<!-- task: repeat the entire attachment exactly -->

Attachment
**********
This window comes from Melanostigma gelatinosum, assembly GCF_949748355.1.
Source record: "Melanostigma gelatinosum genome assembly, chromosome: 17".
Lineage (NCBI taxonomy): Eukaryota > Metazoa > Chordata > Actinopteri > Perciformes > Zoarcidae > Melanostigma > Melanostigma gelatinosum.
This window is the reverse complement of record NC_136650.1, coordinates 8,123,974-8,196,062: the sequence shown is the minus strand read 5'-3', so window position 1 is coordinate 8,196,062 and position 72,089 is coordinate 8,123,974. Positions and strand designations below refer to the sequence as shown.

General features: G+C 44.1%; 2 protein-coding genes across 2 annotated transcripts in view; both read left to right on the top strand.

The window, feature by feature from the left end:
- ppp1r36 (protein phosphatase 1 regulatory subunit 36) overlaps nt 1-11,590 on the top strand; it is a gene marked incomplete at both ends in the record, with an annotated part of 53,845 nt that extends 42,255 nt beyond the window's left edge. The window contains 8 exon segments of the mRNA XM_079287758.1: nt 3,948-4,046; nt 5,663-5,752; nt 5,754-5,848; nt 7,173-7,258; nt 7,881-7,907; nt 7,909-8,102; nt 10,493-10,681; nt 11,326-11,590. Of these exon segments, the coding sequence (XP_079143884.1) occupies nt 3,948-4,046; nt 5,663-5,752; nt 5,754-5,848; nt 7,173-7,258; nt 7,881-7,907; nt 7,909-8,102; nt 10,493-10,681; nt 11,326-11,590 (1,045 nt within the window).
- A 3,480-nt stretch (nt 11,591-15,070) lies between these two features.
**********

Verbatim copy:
This window comes from Melanostigma gelatinosum, assembly GCF_949748355.1.
Source record: "Melanostigma gelatinosum genome assembly, chromosome: 17".
Lineage (NCBI taxonomy): Eukaryota > Metazoa > Chordata > Actinopteri > Perciformes > Zoarcidae > Melanostigma > Melanostigma gelatinosum.
This window is the reverse complement of record NC_136650.1, coordinates 8,123,974-8,196,062: the sequence shown is the minus strand read 5'-3', so window position 1 is coordinate 8,196,062 and position 72,089 is coordinate 8,123,974. Positions and strand designations below refer to the sequence as shown.

General features: G+C 44.1%; 2 protein-coding genes across 2 annotated transcripts in view; both read left to right on the top strand.

The window, feature by feature from the left end:
- ppp1r36 (protein phosphatase 1 regulatory subunit 36) overlaps nt 1-11,590 on the top strand; it is a gene marked incomplete at both ends in the record, with an annotated part of 53,845 nt that extends 42,255 nt beyond the window's left edge. The window contains 8 exon segments of the mRNA XM_079287758.1: nt 3,948-4,046; nt 5,663-5,752; nt 5,754-5,848; nt 7,173-7,258; nt 7,881-7,907; nt 7,909-8,102; nt 10,493-10,681; nt 11,326-11,590. Of these exon segments, the coding sequence (XP_079143884.1) occupies nt 3,948-4,046; nt 5,663-5,752; nt 5,754-5,848; nt 7,173-7,258; nt 7,881-7,907; nt 7,909-8,102; nt 10,493-10,681; nt 11,326-11,590 (1,045 nt within the window).
- A 3,480-nt stretch (nt 11,591-15,070) lies between these two features.